AUGUSTA — The Tappan-Viles Mansion that anchors a visible spot on the city’s west side turned 200 on Tuesday, and while most people now know it as Kennebec Savings Bank, it has a long history tied to well-known Augusta names.

The two-story home at 154 State St. was built in 1816 for the Rev. Benjamin Tappan, a Harvard graduate who was wooed to Augusta to serve as the pastor of the South Parish Congregational Church. State Historian Earle Shettleworth Jr. said the house would’ve looked similar to the Blaine House and had a water view.

“This would’ve been considered a house of some affluence and some pretension both for its size and location,” Shettleworth said.

Following Tappan’s death, his widow sold the property to Col. Alanson Farwell, who Shettleworth said was the chief clerk for the U.S. Department of the Navy during the Civil War. Farwell, a lawyer and member of Gov. John Hubbard’s staff, hired local architect John C. Tibbets to update the home to the Italianate style, including the cupola.

Most of the work Tibbets did, Shettleworth said, is still visible today, including “the very elaborate trim, the portico over the doorway and the cupola.”

The mansion was listed on the National Register of Historic Places in 1982 and was acquired by Kennebec Savings Bank two years later. President and Chief Executive Officer Andrew Silsby said he didn’t know much about the history of the house when he began working in the building more than two decades ago.

“I grew up in Augusta and knew it as an office building in those days, which was my memory of it,” Silsby said Tuesday morning. “It was an orangey color and frankly not all that attractive.”

Silsby has learned a lot about the building since he started with the company 23 years ago. He said he sometimes takes for granted that his office is in the front parlor of a 200-year-old house.

“In the hustle and bustle of daily life, you sometimes have to pause and admire the architecture and beauty of the craftsmanship,” Silsby said. “It’s striking how much molding there is, because they don’t make buildings like that anymore.”

The bank’s chief executive said he often thinks about the conversations that were had in the front parlor 200 years ago and imagines they weren’t all that different from conversations people have today in their homes.

“My bet is that people were arguing about politics, like states’ rights versus federal rights or what is the best structure for the Constitution,” Silsby said. “Those arguments haven’t changed in 200 years.”

Since the bank moved into the building more than 30 years ago, Silsby said the organization has taken pride in ensuring the building remains in historic condition. He said there is work being done “a side a year” in hopes that the building will still be standing in another 200 years.

“We’ve changed some of the smaller roofs to try and push the water, which will do a lot of damage,” Silsby said. “The efficiency of the building is much better than it used to be.”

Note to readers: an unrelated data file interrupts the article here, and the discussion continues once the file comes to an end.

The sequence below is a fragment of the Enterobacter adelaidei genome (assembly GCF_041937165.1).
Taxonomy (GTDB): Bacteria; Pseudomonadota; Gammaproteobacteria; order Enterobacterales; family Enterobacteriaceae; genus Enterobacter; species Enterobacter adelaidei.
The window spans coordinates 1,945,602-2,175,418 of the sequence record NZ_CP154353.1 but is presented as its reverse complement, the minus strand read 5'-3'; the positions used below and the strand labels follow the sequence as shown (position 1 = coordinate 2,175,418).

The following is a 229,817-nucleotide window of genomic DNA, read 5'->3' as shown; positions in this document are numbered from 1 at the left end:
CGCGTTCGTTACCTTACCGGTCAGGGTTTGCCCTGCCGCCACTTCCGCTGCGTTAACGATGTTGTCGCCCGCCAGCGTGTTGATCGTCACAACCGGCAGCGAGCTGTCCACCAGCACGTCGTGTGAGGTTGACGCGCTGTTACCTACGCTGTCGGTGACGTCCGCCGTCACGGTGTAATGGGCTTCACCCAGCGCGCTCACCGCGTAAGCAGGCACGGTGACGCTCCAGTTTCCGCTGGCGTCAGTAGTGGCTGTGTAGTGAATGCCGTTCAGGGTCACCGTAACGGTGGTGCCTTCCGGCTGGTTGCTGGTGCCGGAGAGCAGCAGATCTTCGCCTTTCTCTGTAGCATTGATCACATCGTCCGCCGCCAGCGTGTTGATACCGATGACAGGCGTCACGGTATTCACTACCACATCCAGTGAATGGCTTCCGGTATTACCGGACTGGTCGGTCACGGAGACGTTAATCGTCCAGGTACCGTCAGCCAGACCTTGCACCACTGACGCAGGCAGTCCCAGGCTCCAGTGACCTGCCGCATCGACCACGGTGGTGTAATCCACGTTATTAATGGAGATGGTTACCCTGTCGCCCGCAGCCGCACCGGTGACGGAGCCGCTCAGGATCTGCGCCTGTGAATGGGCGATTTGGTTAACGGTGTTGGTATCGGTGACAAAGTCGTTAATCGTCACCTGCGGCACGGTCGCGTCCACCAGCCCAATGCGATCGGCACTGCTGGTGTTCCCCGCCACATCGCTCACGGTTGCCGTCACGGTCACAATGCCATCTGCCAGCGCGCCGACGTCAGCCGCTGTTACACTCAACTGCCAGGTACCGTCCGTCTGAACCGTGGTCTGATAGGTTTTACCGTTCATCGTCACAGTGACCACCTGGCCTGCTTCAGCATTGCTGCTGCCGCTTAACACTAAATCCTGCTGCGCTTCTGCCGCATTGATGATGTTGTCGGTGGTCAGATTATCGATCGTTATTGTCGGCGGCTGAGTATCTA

The historical significance of the building and its look can be used as a recruiting tool when the bank is looking for new hires. There is even a senior officer, Silsby said, who lives more than an hour away but commutes to the bank because she is a self-taught historian and the history of the building was a draw.

“It’s recognizable and is a signature building,” Silsby said. “The combination of gardens, green space and a historic place is an attractive package.”

Silsby said the bank gets a lot of credit for taking good care of the building, but he wanted to give credit to the people who owned it before the bank. It was built with the finest materials, he said, and because of that, people took very good care of it.

The bank plans to share the history of the building with its employees and the public over the next year, Silsby said, and he expects to have several events at the bank’s headquarters throughout 2017 that would showcase the historic building.

“It provides a lot of character,” Silsby said. “It’s a really unique place, and people like to be able to come in and see it, and we are happy to show them. People come in and pause and take it all in and are almost speechless.”

Silsby said “it’s pretty wild” to think about Tappan moving into the home on Nov. 29, 1816. Over the years, Silsby said, there have been two former employees who “swore the house was haunted by a female ghost,” but he said despite the many long hours, he’s never encountered any supernatural beings.

After Farwell died in 1874, his wife donated land in front of the house for what became Monument Park. A doctor, W. Scott Hill, later acquired the house and retained the services of John Calvin Stevens to re-model the house into Colonial Revival style in 1915.

The last family to occupy the residence was the prominent Viles family, which bought the home in 1923. Blaine Viles was a graduate of Bowdoin College and Yale Forestry School who served as the mayor of Augusta from 1915 to 1916 and served as the state forest commissioner.

The building was known as the Park Circle Office Building for many years, and its occupants included Sens. William Cohen and George Mitchell, the United Way of Kennebec Valley and Viles Timberlands.

Shettleworth said the bank has done a great service to the community to adapt, preserve and continue to use the house.

“It has a 200-year presence in a highly visible location in the community, and the fact that it enjoys that status today is because of the commitment of the bank to use the house as its headquarters,” the historian said.

Jason Pafundi — 621-5663

[email protected]

Twitter: @jasonpafundiKJ

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